I visited Nsinda Prison in Rwamagana province, eastern Rwanda a couple of week’s back. Rwanda has an impressive track record when it comes to using renewable energy and I wanted to see how the prison used biogas.
Prison’s have a… how can we put this delicately… fairly constant supply of raw material with which to feed biogas digesters and a steady, regular supply of waste is what you need to make the thing work. It’s trickier to repeat the same trick in schools and hospitals as populations fluctuate and students go on holiday.
Rwanda recently finished installing biogas equipment in all prisons. In fact, it’s the prisoners – mostly Genocidaires including many former engineers – who construct the biogas station.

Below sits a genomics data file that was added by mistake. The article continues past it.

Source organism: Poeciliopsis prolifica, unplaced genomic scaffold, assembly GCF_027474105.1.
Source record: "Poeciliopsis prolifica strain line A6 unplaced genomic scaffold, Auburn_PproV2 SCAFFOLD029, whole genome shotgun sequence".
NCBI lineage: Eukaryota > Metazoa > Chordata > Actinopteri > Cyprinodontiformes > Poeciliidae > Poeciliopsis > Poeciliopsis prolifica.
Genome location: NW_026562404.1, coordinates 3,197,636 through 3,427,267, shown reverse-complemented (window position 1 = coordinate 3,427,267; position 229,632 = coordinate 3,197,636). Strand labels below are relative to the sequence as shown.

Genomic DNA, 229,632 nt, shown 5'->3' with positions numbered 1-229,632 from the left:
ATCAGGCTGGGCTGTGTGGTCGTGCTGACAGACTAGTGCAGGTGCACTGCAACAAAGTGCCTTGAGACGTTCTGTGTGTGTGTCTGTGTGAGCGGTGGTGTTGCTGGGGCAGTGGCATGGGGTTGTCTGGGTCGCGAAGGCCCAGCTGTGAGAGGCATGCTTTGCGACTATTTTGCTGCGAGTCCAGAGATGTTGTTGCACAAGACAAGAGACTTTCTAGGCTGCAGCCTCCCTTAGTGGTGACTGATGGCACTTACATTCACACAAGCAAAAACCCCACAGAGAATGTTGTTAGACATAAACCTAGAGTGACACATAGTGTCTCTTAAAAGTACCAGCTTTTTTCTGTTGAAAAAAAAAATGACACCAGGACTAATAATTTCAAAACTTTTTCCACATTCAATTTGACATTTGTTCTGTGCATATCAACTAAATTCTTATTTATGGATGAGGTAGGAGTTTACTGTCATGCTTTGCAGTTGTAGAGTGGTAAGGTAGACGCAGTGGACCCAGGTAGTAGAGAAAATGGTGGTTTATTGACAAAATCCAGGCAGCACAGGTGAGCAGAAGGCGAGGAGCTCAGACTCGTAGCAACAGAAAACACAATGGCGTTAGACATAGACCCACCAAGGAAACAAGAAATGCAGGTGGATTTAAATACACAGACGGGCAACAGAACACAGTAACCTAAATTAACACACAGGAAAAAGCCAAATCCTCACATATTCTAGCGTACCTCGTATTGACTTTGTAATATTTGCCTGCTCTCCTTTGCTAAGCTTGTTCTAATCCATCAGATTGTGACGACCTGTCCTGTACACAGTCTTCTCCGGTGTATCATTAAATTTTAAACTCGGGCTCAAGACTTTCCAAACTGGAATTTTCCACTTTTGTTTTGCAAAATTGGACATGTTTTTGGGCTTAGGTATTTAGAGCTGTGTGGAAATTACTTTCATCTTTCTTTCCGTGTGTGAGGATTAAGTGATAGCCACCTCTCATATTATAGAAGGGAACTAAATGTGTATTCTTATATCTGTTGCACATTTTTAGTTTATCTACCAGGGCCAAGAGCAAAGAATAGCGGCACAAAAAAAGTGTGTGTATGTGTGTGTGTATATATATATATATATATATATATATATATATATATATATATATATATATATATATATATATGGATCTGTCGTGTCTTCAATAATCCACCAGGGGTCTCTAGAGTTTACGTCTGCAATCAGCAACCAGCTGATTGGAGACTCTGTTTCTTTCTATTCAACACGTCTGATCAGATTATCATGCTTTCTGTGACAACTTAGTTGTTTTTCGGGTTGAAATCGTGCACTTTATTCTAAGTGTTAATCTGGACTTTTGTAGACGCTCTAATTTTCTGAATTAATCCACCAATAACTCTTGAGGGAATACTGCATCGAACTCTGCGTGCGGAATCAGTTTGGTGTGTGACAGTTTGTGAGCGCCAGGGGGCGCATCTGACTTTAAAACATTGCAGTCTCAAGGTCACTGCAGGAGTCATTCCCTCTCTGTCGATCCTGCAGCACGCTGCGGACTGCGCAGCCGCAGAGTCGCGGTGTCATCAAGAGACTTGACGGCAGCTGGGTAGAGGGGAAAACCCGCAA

I’ll have more on this in a few more weeks. Unfortunately, we – Reuters – were not allowed to film on this visit. So, while we wait for the filming authorisation to arrive so we can make a return visit, here are three pictures from inside Nsinda Prison.
At the top you can see one of two kitchens in Nsinda prison. Prisoners eat two times per day; Porridge in the morning, beans and maize in the afternoon. Below that, you have one of the prisoners showing me the designs of the biogas unit. Finally, these guys were my guides from the Rwanda National Police and the prison itself.